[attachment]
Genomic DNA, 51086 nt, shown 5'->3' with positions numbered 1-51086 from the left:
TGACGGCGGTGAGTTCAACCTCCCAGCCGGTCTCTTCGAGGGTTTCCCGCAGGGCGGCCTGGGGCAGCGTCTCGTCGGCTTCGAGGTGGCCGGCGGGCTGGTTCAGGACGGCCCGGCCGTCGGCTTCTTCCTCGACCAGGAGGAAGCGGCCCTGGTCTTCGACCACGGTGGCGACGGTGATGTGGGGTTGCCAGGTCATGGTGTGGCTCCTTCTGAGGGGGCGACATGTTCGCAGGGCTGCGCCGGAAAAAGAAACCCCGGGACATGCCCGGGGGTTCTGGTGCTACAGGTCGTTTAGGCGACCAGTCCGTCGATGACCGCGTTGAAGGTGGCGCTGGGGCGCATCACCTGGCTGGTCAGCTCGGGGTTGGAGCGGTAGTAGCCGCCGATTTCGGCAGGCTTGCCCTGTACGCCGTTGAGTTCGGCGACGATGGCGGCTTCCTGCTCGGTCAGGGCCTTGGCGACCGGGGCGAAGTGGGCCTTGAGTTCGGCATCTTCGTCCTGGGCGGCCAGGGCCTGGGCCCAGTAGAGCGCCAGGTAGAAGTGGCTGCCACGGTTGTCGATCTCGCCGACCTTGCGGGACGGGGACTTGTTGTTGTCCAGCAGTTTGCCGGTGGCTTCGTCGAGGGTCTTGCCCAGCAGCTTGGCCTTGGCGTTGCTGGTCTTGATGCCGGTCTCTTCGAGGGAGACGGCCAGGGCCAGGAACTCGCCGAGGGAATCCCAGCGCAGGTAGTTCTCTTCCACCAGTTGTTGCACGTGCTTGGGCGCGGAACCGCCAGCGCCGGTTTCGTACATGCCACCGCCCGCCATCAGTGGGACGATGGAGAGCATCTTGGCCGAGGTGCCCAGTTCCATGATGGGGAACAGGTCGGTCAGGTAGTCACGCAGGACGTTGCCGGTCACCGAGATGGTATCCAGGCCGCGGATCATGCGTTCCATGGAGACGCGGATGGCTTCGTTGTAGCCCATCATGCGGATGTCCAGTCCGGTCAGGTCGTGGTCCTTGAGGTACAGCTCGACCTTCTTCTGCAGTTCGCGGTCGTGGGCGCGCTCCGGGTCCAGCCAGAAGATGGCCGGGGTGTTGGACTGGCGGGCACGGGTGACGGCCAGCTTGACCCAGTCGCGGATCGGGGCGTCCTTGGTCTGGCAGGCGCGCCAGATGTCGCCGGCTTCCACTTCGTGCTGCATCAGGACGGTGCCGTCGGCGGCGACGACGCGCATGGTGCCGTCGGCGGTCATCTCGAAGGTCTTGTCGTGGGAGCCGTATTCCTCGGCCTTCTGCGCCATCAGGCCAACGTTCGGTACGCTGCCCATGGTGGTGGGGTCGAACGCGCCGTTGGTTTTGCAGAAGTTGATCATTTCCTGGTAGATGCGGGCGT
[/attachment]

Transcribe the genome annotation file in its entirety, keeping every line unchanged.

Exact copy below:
Genomic DNA, 51086 nt, shown 5'->3' with positions numbered 1-51086 from the left:
TGACGGCGGTGAGTTCAACCTCCCAGCCGGTCTCTTCGAGGGTTTCCCGCAGGGCGGCCTGGGGCAGCGTCTCGTCGGCTTCGAGGTGGCCGGCGGGCTGGTTCAGGACGGCCCGGCCGTCGGCTTCTTCCTCGACCAGGAGGAAGCGGCCCTGGTCTTCGACCACGGTGGCGACGGTGATGTGGGGTTGCCAGGTCATGGTGTGGCTCCTTCTGAGGGGGCGACATGTTCGCAGGGCTGCGCCGGAAAAAGAAACCCCGGGACATGCCCGGGGGTTCTGGTGCTACAGGTCGTTTAGGCGACCAGTCCGTCGATGACCGCGTTGAAGGTGGCGCTGGGGCGCATCACCTGGCTGGTCAGCTCGGGGTTGGAGCGGTAGTAGCCGCCGATTTCGGCAGGCTTGCCCTGTACGCCGTTGAGTTCGGCGACGATGGCGGCTTCCTGCTCGGTCAGGGCCTTGGCGACCGGGGCGAAGTGGGCCTTGAGTTCGGCATCTTCGTCCTGGGCGGCCAGGGCCTGGGCCCAGTAGAGCGCCAGGTAGAAGTGGCTGCCACGGTTGTCGATCTCGCCGACCTTGCGGGACGGGGACTTGTTGTTGTCCAGCAGTTTGCCGGTGGCTTCGTCGAGGGTCTTGCCCAGCAGCTTGGCCTTGGCGTTGCTGGTCTTGATGCCGGTCTCTTCGAGGGAGACGGCCAGGGCCAGGAACTCGCCGAGGGAATCCCAGCGCAGGTAGTTCTCTTCCACCAGTTGTTGCACGTGCTTGGGCGCGGAACCGCCAGCGCCGGTTTCGTACATGCCACCGCCCGCCATCAGTGGGACGATGGAGAGCATCTTGGCCGAGGTGCCCAGTTCCATGATGGGGAACAGGTCGGTCAGGTAGTCACGCAGGACGTTGCCGGTCACCGAGATGGTATCCAGGCCGCGGATCATGCGTTCCATGGAGACGCGGATGGCTTCGTTGTAGCCCATCATGCGGATGTCCAGTCCGGTCAGGTCGTGGTCCTTGAGGTACAGCTCGACCTTCTTCTGCAGTTCGCGGTCGTGGGCGCGCTCCGGGTCCAGCCAGAAGATGGCCGGGGTGTTGGACTGGCGGGCACGGGTGACGGCCAGCTTGACCCAGTCGCGGATCGGGGCGTCCTTGGTCTGGCAGGCGCGCCAGATGTCGCCGGCTTCCACTTCGTGCTGCATCAGGACGGTGCCGTCGGCGGCGACGACGCGCATGGTGCCGTCGGCGGTCATCTCGAAGGTCTTGTCGTGGGAGCCGTATTCCTCGGCCTTCTGCGCCATCAGGCCAACGTTCGGTACGCTGCCCATGGTGGTGGGGTCGAACGCGCCGTTGGTTTTGCAGAAGTTGATCATTTCCTGGTAGATGCGGGCGT